2. @Robin

    Labour took 15 seats from LibDem in Brent and 11 seats from the Conservatives in Hammersmith and Fulham. I think they were the best performances of the night.

  3. Partisanity: an unanticipated and temporary outbreak of sanity in the activities or policies of a political party.

  4. @RobbieAlive

    As a Londoner I can say that there is no real prospect of UKIP gaining any support in London proper – they have some strength in Havering that is Essex really, and up in the North West which is almost Buckinghamshire. Londoners are far more equated with multiculturalism and far less likely to be interested in UKIP issues. Demographically they are also younger, less white etc.

    The drop in support is probably a paradoxical effect of UKIP doing well elsewhere and getting more attention. Four years ago many viewed them simply as an anti-Europe party somewhere to the right of the Tories. All the coverage of them has probably hardened anti-UKIP sentiment among Londoners. It is worth noting that many of those cllrs you quote were defectors.


    I would put the million quid on the Tories, on the basis of the polling movements, the likely development of the economy, and my own gut feeling.

  6. TOH

    Yes it will be tough to get to majority territory for Cameron even with the very aggressive campaign that we and others are planning, but Cameron to still be PM after the election is a very good bet in my eyes.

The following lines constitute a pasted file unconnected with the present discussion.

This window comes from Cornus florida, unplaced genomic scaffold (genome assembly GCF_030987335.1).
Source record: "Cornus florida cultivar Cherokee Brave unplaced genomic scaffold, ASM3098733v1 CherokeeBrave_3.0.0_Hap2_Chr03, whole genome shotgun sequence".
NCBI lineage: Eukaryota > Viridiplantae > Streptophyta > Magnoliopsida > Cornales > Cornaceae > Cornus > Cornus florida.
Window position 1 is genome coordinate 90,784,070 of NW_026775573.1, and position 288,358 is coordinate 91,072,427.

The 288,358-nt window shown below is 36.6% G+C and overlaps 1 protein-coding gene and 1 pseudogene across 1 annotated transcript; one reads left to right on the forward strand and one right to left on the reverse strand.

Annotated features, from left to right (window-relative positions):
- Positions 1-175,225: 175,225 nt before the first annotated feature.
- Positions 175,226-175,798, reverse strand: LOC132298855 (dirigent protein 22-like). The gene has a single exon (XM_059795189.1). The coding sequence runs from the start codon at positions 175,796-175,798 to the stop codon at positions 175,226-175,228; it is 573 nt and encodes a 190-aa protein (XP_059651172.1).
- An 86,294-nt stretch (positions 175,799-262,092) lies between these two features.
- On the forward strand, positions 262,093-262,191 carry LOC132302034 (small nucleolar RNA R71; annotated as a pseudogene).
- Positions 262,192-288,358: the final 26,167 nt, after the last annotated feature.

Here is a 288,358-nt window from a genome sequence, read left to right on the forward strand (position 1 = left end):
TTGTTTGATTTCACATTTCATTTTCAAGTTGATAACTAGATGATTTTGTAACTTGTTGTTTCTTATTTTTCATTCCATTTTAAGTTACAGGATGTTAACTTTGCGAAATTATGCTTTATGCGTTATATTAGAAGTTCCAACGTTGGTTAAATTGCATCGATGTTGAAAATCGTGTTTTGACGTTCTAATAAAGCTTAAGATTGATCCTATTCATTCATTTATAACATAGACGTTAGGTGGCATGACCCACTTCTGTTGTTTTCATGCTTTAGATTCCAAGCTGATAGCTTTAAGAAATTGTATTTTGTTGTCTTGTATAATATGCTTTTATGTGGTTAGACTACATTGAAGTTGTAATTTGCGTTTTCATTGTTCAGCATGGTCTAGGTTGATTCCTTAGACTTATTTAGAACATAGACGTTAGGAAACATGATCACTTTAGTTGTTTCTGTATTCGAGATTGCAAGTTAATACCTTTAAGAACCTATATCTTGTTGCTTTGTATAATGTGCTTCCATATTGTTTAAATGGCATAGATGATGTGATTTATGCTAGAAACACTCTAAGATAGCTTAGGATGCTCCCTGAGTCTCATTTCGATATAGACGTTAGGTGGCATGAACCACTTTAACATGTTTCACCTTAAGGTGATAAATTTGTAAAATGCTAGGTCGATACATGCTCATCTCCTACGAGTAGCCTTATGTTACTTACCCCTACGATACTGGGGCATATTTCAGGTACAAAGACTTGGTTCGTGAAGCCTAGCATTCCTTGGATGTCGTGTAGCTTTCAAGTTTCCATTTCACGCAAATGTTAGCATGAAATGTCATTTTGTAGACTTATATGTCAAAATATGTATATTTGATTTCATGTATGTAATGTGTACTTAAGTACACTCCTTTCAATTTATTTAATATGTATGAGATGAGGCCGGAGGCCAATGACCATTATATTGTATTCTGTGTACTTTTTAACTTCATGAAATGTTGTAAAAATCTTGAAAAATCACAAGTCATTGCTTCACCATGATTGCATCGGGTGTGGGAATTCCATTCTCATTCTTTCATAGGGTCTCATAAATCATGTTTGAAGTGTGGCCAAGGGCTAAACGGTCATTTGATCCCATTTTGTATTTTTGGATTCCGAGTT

7. @ MIM

    You have to be careful about Kingston because part of it is Zac Goldsmith. The LD’s certainly got slaughtered in those seats (and it wasn’t their strong bit anyway in 2010) in terms of vote loss but held up a bit better in Ed Davey’s bit- still lost seats but much more marginal losses. Could be symptomatic of them digging in where they have to.

  8. @Grey

    “Why didn’t UKIP do better in places like Barking and Dagenham (where the BNP pulled 12 seats in 2006, and where in Barking in 2010 UKIP+BNP was 17.7%)?”

    A guess. Anti-Lab/Left protests. No basis, other than supposition.

  9. @Gray

    …and I misspelled ‘Gray’. Sorry bout that.

  10. The biggest switch on Sunday surely would be Lab to Green?

    I am sure I am not representative but that it was I did and I know of other friends who did that too and the difference in polling between Euros and GE/Locals for the Greens means those Euro votes had to come from somewhere- could have come from LD’s I guess but no-one is too sure about the LD and Green percentages anyway- anything from 5% to 10% for either or both.

    Anyway, from Anthony’s comments and analysis it seems like YouGov are still expecting their polls to have been closer than Comres :-)

  11. @ Jack Sheldon

    I agree. In Mancs UKIP did best in some pretty grim, mainly white areas.
    Of course if most previous London UKIP councillors were defectors [I knew the ones in Barking were] then there will be no organisation.

    Anyway my opinion of Londoners has gone up since Thursday!

  12. The boundary changes mean that the Cons have little chance of an OM. I have never understood why DC didnt push them through.

    My theory is the Clegg knew that, without the boundary changes – DC would need him after the GE to form a gov’t and so dug his heels in and maybe DC likes Clegg, Alexander, Laws more than his own folk and is happy to work with them. I think the Cons and LDs will discreetly work and co-ordinate media together during the GE campaign.

  13. @ Phil Haines